Watchdog Schaefer too rabid to be heard

Schaefer's pique killing important message

November 25, 2001|By C. Fraser Smith

IT'S NOT about the fountain.

It's about personal and political slights. It's about real disagreements between two men who might have used their experience to give Maryland the best available government.

Instead of cooperation, though, we get dialogue on the order of "So's your mother" and "Did so!" "Did not!" "Did so!"

You can hear it at the Board of Public Works meetings as embarrassed state workers wait and wonder when they'll be caught up in the crossfire.

Comptroller (and former governor) William Donald Schaefer can't stand being in the same room with Gov. Parris N. Glendening. He misses no opportunity to prove it.

The comptroller believes the governor will leave Maryland deeply in debt.

He believes no legislative leader, no leading citizen, no interest group will speak that truth. He believes it's his responsibility to fill the outrage gap.

He believes the state will be in debt even as it has failed, under Mr. Glendening, to provide adequate funding for Medicaid and community mental health programs.

He disagrees with Glendening decisions that increase union pay, thereby increasing the cost of school construction in Maryland.

He thinks the governor has failed to address the transportation needs of the state, particularly Montgomery County's.

The list goes on.

Mr. Schaefer voted "no" recently on the purchase of land for conservation purposes. Couldn't support that as the state stares into a deep budget hole, he said.

He accuses the governor of violating the state's spending affordability limits - a practice that has helped push Maryland into serious deficit.

Mr. Glendening, of course, says the comptroller is wrong on all counts. But he hardly needs to respond at all because the infuriated medium, Mr. Schaefer, torches his own message.

And the impassioned comptroller seldom prevails. He's almost always outvoted on the public works board.

Its third member, Treasurer Richard N. Dixon, once allied with Mr. Schaefer, now sides with the governor. He calls Mr. Schaefer a "quirky clown."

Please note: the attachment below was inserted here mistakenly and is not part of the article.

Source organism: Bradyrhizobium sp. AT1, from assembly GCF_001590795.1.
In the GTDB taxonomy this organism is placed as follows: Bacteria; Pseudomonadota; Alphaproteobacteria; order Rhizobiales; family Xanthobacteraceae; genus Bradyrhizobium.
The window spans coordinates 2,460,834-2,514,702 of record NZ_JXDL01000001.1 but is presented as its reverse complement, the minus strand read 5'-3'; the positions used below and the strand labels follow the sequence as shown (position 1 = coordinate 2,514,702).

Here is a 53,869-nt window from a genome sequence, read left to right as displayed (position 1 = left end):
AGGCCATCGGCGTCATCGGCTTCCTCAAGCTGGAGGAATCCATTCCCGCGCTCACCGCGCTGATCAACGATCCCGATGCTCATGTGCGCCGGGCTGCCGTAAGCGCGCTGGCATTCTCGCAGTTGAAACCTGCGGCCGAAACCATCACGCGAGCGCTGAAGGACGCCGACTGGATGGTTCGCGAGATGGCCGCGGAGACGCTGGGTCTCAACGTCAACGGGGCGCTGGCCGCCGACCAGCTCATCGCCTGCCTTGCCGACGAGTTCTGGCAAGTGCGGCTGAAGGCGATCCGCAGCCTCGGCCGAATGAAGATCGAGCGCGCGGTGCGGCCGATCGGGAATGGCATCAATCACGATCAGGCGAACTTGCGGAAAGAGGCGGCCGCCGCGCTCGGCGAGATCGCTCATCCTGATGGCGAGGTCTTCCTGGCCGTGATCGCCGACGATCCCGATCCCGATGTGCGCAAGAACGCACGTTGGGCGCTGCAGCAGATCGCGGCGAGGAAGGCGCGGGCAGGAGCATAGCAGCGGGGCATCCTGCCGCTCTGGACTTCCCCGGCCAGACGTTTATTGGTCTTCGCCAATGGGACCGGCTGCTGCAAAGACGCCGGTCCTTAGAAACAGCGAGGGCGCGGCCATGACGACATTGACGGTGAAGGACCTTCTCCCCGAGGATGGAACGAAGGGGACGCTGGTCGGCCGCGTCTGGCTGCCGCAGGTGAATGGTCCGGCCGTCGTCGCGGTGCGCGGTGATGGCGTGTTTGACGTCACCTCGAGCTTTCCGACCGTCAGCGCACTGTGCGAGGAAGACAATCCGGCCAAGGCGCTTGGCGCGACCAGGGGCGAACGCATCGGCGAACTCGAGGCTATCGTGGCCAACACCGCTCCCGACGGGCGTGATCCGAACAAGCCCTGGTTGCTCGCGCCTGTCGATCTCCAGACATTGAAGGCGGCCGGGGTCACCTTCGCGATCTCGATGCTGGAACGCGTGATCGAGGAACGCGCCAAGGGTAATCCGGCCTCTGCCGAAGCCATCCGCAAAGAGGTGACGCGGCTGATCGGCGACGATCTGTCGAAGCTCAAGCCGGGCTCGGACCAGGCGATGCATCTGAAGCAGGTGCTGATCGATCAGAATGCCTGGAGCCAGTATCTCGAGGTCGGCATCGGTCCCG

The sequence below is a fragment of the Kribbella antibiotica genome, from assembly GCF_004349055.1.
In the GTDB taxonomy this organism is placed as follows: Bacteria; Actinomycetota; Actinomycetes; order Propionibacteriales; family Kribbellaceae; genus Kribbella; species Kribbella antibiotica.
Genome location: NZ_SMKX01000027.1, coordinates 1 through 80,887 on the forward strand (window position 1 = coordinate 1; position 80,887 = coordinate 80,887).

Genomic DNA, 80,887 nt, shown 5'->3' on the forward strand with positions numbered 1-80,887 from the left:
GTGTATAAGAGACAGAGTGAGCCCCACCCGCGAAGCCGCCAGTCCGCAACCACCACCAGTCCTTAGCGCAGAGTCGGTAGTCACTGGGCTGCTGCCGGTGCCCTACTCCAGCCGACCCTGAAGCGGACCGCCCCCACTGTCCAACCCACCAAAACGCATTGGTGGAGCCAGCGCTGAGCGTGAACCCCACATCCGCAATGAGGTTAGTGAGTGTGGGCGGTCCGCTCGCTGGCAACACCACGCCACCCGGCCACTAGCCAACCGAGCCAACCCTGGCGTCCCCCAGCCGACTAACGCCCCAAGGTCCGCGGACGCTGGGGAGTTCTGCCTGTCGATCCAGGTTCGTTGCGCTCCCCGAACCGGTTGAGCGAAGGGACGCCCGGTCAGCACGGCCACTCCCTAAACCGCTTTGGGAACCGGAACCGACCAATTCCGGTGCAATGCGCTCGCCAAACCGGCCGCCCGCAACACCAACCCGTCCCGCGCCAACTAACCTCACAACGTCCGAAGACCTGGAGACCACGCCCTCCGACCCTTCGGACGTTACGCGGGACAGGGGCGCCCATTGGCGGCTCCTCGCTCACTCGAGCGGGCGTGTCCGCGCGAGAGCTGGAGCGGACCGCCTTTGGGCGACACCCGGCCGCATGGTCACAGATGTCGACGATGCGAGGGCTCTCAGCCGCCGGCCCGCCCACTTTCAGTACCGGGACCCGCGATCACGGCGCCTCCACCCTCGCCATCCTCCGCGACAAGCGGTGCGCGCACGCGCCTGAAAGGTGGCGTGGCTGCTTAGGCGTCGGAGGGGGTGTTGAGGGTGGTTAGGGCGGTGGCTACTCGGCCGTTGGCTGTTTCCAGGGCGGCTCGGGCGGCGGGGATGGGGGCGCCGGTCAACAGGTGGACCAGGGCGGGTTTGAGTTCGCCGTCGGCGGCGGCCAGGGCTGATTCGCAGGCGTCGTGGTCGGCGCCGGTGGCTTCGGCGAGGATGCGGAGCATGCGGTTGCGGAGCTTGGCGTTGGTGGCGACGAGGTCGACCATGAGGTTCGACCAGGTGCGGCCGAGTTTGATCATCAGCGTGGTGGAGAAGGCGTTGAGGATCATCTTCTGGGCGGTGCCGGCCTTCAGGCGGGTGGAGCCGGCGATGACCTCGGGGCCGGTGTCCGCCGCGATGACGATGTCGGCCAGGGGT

The governor's press apparatus skillfully parries and redirects almost every thrust. Once so good at public theater, Mr. Schaefer now finds himself in the role of fool - cast by himself as well as by his enemy.

He can't grasp the fact that he's not the governor now, the Glendening team says. So sad.

Mr. Schaefer gets more furious with each encounter.

Some of his closest allies and friends worry that he seems nothing more than a crotchety old man intent solely upon public tantrums.

"It's not what you're saying," they tell him, "it's the way you say it." He sulks a bit, agrees - and then does it all over again as soon as he can.

He succeeds mostly in making some people (almost) sympathetic to a governor who is not a big favorite among many politicians.

More of them might line up with Mr. Schaefer, but they want to steer clear of backwash from his antics.

Oh, yes, and the comptroller thinks the governor is vindictive and vengeful. It's a year when legislators know the governor will be drawing new election district lines and could put them in districts where re-election will be tougher.

Mr. Glendening's decision to turn off the fountain outside the governor's mansion was a reaction in kind. The lovely, funky fountain was a pet project of Mr. Schaefer's longtime friend, the late Hilda Mae Snoops. So the governor knew he could hit a nerve. Petty, of course, but Mr. Schaefer has defined the battle in such a way as to make the fountain gambit seem a reasonable reposte.

When Mr. Schaefer was governor and before that mayor of Baltimore, he could fume and pout and recover because he had the power to redeem himself. He was in charge. He convinced a generation of Marylanders that he had their best interests at heart. His record against great odds was spectacular.

The outpouring of affection for him on his 80th birthday last week shows that he still has an audience. He could and should make his points, particularly the ones about spending and impending debt.

The General Assembly will convene in less than two months, and many of its members will want to proceed with spending the state cannot afford in the midst of a recession. So will the governor.

Someone will have to police this rush toward deeper trouble, and Mr. Schaefer could be one of the sheriffs.

His position as comptroller gives him every opportunity to be a ferocious - maybe even effective - fiscal watch dog.

C. Fraser Smith is an editorial writer for The Sun and author of William Donald Schaefer: A Political Profile (Johns Hopkins University Press, 1999).

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